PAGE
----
ERIK TEETZEL: Here at Google, data centers are very important to us. They are how we deliver all of our web services to all of our users. A data center can mean a variety of things. It can mean a small closet filled with a couple of machines all the way to very large warehouse scale buildings that are optimized for power use and IT computing and filled with thousands of servers. At Google, we spend a lot of time innovating the way in which we design and build these facilities to minimize the amount of energy, and water, and other the resources that these computing facilities use. In terms of the results of all of the work that we've been doing over many, many years, now we use half of the energy of the typical data center. To put things into perspective, the entire ICT sector, that includes mobile phones, computers, monitors, cell phone towers, represents roughly about 2% of global greenhouse gas emissions.
Of that 2%, the data center portion is responsible for about 15%. There's design choices that you can make for energy efficiency that improve the performance of your data center. And these things are just best practices. And adhering well to best practices, that's how you can actually make the most improvement in terms of energy use. The results of the these types of activities return Google millions of dollars in energy savings. So the results are significant. We've invited several members of our data center team to explain some of these best practices to all of you. KEVIN DOLDER: The first step in managing the efficiency of your data center is to make sure you have the instrumentation in place to measure the PUE, or power usage effectiveness. PUE is the ratio of total facility energy to IT equipment energy within your data center. It's a measure of how effectively you deliver power and cooling to the IT equipment.
In 2006, the typical PUE of an enterprise data center was 2.0. Which means that for every one watt of IT energy consumed, one watt of overhead was consumed by the facility to deliver the power and cooling. ERIK TEETZEL: Reducing the overhead is really what you want. You want PUE to get to as close to 1.0 as possible. KEVIN DOLDER: Over the last 12 months, our TTM PUE was 1.16. We've continuously measured that and it's gone down nearly every quarter since we began reporting it back in 2008. Last quarter the lowest data center was 1.09. Ideally, you should measure PUE as fast as you can, as often as you can, every second or so. And the more often you can measure it, the more meaningful the results will be. It's important to measure PUE over the course of a year — annually or quarterly — to get a meaningful result.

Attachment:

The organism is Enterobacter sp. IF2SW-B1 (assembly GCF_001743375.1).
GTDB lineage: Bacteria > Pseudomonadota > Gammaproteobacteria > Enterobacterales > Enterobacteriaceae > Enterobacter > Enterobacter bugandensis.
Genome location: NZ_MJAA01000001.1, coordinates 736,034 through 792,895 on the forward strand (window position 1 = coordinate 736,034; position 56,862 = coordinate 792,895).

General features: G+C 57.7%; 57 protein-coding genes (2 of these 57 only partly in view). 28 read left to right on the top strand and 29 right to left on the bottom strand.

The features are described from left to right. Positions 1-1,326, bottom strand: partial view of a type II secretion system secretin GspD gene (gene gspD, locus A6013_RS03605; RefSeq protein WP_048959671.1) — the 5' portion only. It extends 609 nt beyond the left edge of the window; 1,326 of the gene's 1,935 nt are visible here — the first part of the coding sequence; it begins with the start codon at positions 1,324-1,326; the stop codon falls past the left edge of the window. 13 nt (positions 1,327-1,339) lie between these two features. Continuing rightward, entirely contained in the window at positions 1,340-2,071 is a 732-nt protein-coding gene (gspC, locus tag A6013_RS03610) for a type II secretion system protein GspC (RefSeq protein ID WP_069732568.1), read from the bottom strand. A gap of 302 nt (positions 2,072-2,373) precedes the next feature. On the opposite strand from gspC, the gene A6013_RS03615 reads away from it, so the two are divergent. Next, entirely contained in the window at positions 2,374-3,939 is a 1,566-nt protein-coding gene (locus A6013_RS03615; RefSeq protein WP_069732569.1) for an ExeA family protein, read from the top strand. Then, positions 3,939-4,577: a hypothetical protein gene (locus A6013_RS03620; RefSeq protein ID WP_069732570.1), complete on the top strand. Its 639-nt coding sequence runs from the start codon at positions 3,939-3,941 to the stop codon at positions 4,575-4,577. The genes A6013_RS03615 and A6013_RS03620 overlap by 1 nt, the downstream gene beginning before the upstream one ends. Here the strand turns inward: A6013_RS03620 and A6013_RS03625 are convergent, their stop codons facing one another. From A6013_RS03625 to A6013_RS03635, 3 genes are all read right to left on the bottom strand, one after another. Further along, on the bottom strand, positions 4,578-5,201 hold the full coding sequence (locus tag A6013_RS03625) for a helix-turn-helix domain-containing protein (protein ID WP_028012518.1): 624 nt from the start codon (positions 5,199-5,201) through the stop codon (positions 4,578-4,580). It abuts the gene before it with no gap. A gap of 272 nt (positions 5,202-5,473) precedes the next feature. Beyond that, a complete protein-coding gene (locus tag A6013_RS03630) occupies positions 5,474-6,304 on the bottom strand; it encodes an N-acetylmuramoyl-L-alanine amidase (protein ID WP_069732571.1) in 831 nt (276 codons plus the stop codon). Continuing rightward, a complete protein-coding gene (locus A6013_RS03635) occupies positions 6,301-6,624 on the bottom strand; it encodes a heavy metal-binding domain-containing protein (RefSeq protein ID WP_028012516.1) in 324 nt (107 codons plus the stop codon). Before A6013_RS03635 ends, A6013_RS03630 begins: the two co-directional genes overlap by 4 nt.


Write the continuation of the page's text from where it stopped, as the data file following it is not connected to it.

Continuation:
If you just take snapshots in time the information won't be realistic and it won't really be an actual measure of how well your data center is operating. One way to make it easier to manage is to incorporate the PUE measurements into your building management system. We do this at all of our sites at Google. Without having easy access to this data we wouldn't to be able to operate our data centers as efficiently as we do. ERIK TEETZEL: Once you have the ability to measure and manage your PUE, the first step in terms of reducing your data center energy load is to focus on the management of the air flow. The most important thing here is to eliminate the mixing of the hot and the cold air. And there's no one right way to do this. Containment can be achieved through many different approaches. One thing we found very useful at Google is CFD analysis to see where are your hot spots and how is your air flow going actually be directed in your data center? By doing so, you can actually model the way in which air flow will go and it helps you make very simple design choices to improve the air flow in your data center.
For example, in one of our computing and networking rooms, we call them CNRs, we actually did some thermal modeling to see exactly what air flow was doing. Through that modeling we realized that the intake to our CRACs was too low. And that by simply piecing together some sheet metal we could create extensions that would dramatically increase the air flow quality into the CRACs. We also did a bunch of other retrofits. KEN WONG: Here in this corporate data center at Google, we've implemented meat locker curtains that are very inexpensive and easy to install. These are hung from the overhead structure and they separate the cold aisle, which is actually hot, and the hot aisle, which is actually hotter. We are set now to enter to hot aisle containment door. And we incorporated these simple, inexpensive, sheet metal doors to separate very tightly the cold aisle from the hot aisle. Now over here, we've got the hot air from the racks coming up, going over head, up through the return air plenum back to the CRAC units to give you a nice high temperature differential across your CRAC units.